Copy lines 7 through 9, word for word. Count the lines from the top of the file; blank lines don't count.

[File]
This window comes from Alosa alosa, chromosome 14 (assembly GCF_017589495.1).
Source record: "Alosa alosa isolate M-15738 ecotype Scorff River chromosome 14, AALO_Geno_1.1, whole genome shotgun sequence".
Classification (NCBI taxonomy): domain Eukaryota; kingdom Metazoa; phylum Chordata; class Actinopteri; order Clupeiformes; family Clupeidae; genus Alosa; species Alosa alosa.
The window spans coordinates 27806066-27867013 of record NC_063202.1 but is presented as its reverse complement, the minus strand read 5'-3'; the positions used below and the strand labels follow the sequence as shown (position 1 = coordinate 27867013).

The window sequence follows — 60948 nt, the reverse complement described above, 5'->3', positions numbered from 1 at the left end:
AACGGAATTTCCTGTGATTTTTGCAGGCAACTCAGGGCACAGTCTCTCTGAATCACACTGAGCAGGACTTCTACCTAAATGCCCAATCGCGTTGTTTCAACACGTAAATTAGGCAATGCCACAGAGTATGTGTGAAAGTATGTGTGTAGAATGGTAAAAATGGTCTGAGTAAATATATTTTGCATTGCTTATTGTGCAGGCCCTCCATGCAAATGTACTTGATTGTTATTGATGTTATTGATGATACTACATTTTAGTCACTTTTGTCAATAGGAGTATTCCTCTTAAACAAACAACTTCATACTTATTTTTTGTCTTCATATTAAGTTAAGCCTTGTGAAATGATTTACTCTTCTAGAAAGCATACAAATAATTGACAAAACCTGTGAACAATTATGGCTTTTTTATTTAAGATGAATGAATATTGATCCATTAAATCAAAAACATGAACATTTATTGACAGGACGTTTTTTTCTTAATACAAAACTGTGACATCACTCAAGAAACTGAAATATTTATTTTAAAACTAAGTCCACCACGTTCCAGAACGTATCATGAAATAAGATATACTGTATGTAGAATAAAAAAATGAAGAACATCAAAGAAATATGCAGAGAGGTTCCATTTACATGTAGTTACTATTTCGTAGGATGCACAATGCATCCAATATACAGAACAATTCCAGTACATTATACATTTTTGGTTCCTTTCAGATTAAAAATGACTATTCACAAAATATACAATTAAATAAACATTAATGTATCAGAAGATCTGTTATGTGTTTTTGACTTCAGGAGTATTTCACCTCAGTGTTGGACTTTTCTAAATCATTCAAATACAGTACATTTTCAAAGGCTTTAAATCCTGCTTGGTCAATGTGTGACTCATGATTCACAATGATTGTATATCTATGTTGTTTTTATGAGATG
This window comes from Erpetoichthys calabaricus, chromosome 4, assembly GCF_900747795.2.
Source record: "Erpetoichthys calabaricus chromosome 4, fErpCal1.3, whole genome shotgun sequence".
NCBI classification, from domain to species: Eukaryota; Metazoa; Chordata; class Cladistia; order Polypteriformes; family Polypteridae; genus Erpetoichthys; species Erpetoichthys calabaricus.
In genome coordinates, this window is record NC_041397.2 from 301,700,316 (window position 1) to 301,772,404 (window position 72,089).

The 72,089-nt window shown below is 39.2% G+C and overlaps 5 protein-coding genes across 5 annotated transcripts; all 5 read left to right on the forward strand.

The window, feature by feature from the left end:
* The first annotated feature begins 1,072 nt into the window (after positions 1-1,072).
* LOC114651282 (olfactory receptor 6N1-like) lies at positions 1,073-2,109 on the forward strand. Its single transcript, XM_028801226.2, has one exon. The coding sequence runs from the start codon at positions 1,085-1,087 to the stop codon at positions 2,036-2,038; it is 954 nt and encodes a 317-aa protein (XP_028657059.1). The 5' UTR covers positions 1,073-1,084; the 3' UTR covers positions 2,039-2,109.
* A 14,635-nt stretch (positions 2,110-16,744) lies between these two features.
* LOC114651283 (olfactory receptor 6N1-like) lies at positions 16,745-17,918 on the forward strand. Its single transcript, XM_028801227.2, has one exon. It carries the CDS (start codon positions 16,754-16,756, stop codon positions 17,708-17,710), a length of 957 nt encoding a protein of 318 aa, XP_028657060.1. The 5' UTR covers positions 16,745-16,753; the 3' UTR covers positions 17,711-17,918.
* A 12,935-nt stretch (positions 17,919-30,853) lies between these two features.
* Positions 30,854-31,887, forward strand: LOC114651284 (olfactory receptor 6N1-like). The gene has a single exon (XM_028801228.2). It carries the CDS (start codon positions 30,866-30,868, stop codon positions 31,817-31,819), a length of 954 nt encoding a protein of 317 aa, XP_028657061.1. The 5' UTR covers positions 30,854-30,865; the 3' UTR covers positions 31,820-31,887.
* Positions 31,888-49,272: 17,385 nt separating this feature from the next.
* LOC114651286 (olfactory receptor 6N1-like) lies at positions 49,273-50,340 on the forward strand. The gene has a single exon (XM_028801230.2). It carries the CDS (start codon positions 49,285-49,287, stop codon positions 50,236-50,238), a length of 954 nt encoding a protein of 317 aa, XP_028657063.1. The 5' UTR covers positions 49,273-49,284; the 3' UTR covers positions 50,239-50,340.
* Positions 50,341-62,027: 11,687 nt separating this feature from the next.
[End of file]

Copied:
This window comes from Erpetoichthys calabaricus, chromosome 4, assembly GCF_900747795.2.
Source record: "Erpetoichthys calabaricus chromosome 4, fErpCal1.3, whole genome shotgun sequence".
NCBI classification, from domain to species: Eukaryota; Metazoa; Chordata; class Cladistia; order Polypteriformes; family Polypteridae; genus Erpetoichthys; species Erpetoichthys calabaricus.